In tribute to International Whisk(e)y Day on March 27, we spoke to Dr Bill Lumsden, director of distilling, whisky creation and whisky stocks at The Glenmorangie Company. He is a pioneer in maturation techniques, and today is as excited about single malt as he was when he took his first sip in 1984.
BY MALU LAMBERT PHOTOGRAPH SUPPLIED
“Single malt, in comparison to blended whisky, is more distinct and idiosyncratic,” says Dr Bill Lumsden, his Scottish vowels bending pleasantly over the word “idiosyncratic”. He may as well be describing himself – he’s famously leftfield in his approach to whisky making.
In fact, he’s fondly known as “The Whisky Doctor”, and when I tell him I have a bit of a cold, he suggests I treat it with whisky for “medicinal purposes”. I can tell already we’re going to be friends.
His prescription though is not the reason he’s known as “The Whisky Doctor”, rather it’s to do with his PhD in microbial physiology and fermentation science.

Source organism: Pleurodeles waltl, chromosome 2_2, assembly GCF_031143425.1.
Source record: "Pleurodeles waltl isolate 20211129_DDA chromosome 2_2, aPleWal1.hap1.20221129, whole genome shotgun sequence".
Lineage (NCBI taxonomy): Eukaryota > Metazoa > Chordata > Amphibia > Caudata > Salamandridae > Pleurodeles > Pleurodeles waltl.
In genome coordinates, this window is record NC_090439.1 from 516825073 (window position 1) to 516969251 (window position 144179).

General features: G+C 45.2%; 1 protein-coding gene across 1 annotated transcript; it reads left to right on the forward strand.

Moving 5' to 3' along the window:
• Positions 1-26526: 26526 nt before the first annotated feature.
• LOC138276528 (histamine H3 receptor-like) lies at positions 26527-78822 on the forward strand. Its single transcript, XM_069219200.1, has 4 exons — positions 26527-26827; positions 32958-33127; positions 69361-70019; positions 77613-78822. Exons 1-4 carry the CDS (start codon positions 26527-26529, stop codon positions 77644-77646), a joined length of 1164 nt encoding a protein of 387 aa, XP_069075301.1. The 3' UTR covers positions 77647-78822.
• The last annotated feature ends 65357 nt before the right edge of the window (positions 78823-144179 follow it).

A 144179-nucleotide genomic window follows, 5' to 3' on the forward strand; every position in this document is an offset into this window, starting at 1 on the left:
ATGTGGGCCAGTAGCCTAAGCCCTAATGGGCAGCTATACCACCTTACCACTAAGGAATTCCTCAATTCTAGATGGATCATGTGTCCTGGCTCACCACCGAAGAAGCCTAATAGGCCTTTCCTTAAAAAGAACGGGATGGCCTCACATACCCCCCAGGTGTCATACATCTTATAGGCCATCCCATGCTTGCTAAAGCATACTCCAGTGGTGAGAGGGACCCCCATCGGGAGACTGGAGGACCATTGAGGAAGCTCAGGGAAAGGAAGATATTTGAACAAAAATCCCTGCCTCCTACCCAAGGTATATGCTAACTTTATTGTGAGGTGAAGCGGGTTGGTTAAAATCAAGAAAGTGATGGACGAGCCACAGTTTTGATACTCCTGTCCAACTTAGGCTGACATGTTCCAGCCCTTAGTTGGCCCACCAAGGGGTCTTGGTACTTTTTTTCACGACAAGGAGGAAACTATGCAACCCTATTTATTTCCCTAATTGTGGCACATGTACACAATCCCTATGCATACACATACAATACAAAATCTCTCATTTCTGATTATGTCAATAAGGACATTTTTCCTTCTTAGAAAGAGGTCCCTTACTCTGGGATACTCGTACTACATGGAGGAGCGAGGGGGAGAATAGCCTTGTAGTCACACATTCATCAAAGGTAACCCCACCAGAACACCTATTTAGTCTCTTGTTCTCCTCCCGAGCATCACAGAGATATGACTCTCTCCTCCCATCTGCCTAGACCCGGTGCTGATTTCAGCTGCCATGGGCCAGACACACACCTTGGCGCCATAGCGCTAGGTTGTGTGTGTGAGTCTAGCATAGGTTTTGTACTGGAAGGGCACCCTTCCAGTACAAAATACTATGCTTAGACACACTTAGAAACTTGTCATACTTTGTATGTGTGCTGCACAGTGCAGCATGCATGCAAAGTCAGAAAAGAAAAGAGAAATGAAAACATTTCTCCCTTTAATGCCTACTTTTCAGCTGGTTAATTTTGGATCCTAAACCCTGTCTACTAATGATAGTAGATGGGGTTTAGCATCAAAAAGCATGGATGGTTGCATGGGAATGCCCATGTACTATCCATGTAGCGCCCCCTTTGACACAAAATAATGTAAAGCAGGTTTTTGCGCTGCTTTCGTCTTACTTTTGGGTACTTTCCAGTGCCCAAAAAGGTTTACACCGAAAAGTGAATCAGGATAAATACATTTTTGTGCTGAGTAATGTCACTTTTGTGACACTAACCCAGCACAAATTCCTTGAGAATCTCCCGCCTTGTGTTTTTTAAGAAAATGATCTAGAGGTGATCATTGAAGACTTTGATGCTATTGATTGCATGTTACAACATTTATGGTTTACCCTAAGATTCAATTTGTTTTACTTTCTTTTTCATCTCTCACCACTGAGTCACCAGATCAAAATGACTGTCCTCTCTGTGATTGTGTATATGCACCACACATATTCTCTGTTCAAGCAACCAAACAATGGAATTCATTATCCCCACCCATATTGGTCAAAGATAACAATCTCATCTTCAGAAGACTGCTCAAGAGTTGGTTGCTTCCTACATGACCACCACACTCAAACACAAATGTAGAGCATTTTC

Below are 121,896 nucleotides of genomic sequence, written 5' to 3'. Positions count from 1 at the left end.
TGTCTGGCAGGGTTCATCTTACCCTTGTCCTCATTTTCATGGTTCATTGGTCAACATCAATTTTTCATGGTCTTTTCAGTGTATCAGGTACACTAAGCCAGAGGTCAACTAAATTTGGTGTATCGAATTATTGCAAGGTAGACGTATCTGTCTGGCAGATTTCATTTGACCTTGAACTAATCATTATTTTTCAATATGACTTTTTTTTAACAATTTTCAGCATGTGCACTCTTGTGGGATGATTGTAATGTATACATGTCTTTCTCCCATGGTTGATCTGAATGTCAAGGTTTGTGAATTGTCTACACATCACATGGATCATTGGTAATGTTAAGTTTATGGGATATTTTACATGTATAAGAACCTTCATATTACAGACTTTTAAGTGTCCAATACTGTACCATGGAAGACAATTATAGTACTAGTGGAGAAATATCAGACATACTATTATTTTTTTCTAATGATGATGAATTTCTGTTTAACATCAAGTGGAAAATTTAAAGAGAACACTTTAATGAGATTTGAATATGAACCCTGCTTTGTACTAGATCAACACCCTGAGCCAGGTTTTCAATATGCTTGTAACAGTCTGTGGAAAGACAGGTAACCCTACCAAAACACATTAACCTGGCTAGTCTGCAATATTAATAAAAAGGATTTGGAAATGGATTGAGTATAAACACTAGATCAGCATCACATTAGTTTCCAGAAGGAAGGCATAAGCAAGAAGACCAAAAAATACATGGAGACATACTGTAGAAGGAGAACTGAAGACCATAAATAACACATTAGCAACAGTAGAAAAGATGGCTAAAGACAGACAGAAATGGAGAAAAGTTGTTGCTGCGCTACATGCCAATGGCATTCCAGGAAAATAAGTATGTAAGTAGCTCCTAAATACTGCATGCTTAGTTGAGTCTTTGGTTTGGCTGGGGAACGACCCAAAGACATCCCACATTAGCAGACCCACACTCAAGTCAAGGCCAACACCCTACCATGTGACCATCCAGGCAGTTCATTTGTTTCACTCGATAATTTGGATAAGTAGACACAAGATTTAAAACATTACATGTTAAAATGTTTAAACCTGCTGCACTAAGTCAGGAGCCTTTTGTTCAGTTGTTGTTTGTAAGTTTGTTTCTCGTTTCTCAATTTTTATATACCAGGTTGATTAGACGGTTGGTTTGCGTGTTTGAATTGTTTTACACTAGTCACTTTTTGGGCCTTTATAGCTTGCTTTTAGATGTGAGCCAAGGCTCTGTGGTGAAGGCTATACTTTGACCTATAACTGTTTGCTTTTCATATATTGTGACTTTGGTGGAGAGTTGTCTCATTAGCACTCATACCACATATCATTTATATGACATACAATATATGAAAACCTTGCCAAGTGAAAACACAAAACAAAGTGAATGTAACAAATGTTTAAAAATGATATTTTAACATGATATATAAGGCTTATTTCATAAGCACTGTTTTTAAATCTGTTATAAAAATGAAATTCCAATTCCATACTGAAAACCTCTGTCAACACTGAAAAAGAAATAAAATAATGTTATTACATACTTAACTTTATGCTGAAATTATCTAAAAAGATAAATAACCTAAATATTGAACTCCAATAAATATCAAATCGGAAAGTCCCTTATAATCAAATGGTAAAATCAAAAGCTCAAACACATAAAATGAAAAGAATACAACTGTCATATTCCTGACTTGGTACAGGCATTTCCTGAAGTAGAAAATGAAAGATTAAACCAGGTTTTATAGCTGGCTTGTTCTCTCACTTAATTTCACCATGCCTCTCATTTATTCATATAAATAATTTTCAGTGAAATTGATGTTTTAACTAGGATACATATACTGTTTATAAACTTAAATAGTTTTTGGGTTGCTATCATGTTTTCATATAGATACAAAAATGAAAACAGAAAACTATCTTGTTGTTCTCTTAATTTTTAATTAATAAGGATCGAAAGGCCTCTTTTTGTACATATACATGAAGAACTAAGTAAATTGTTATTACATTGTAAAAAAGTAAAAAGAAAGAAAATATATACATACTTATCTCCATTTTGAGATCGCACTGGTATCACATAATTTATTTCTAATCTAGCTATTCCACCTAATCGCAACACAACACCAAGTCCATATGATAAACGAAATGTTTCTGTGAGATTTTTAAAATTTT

When I spoke to him last year, Dr Bill had just arrived home in Edinburgh after a whirlwind whisky tour to South Africa. He managed to find some time to enjoy the sights, including a safari in the bush. “I can’t quite believe it all happened,” he revealed with a sense of wonderment. “The trip more than exceeded all the expectations; what an incredible country.”
The tour came on the back of a prestigious award. He was named “Master Distiller of the Year” last year, the third time he has taken the honour in the International Whisky Competition. His vintage, limited-edition Glenmorangie Grand Vintage Malt 1991 was named “Whisky of the Year” at the competition too.
But where did this adventure of malt and magic begin? Let’s travel back a few decades to a tiny village in Scotland called Greenock, west of Glasgow. “It used to be a famous ship building and marine engineering town,” shares Bill. “That’s sadly all gone now, but my family are still there.